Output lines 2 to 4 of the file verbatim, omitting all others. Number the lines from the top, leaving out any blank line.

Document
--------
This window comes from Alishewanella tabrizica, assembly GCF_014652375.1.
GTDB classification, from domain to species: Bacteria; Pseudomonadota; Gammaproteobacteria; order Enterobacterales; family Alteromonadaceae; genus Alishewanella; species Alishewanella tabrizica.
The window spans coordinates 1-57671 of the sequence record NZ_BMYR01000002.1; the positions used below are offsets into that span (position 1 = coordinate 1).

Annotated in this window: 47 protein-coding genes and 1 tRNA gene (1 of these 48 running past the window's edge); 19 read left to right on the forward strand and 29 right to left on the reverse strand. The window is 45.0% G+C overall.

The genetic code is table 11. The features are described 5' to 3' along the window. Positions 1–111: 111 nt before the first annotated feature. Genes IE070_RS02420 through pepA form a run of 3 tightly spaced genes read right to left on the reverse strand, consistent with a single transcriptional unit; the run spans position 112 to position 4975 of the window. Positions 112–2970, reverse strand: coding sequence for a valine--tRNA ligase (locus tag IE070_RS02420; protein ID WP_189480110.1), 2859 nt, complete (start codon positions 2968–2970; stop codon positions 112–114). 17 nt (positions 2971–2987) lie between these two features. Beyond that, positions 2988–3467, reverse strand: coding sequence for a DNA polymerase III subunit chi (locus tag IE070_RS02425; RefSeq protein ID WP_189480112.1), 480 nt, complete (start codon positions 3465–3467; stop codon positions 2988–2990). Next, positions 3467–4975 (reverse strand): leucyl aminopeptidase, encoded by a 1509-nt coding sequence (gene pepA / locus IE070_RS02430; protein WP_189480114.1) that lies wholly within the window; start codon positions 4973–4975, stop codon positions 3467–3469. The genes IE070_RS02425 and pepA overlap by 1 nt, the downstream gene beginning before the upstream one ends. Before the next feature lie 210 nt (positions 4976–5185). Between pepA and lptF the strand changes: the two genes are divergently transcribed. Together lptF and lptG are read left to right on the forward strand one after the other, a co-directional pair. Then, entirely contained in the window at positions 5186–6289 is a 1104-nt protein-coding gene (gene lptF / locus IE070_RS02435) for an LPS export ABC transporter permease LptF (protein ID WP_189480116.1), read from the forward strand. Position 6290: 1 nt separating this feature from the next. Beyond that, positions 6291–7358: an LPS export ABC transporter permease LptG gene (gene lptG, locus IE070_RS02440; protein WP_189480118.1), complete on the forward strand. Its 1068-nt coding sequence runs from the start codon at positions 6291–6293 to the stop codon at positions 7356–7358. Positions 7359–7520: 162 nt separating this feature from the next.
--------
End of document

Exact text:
GTDB classification, from domain to species: Bacteria; Pseudomonadota; Gammaproteobacteria; order Enterobacterales; family Alteromonadaceae; genus Alishewanella; species Alishewanella tabrizica.
The window spans coordinates 1-57671 of the sequence record NZ_BMYR01000002.1; the positions used below are offsets into that span (position 1 = coordinate 1).

Annotated in this window: 47 protein-coding genes and 1 tRNA gene (1 of these 48 running past the window's edge); 19 read left to right on the forward strand and 29 right to left on the reverse strand. The window is 45.0% G+C overall.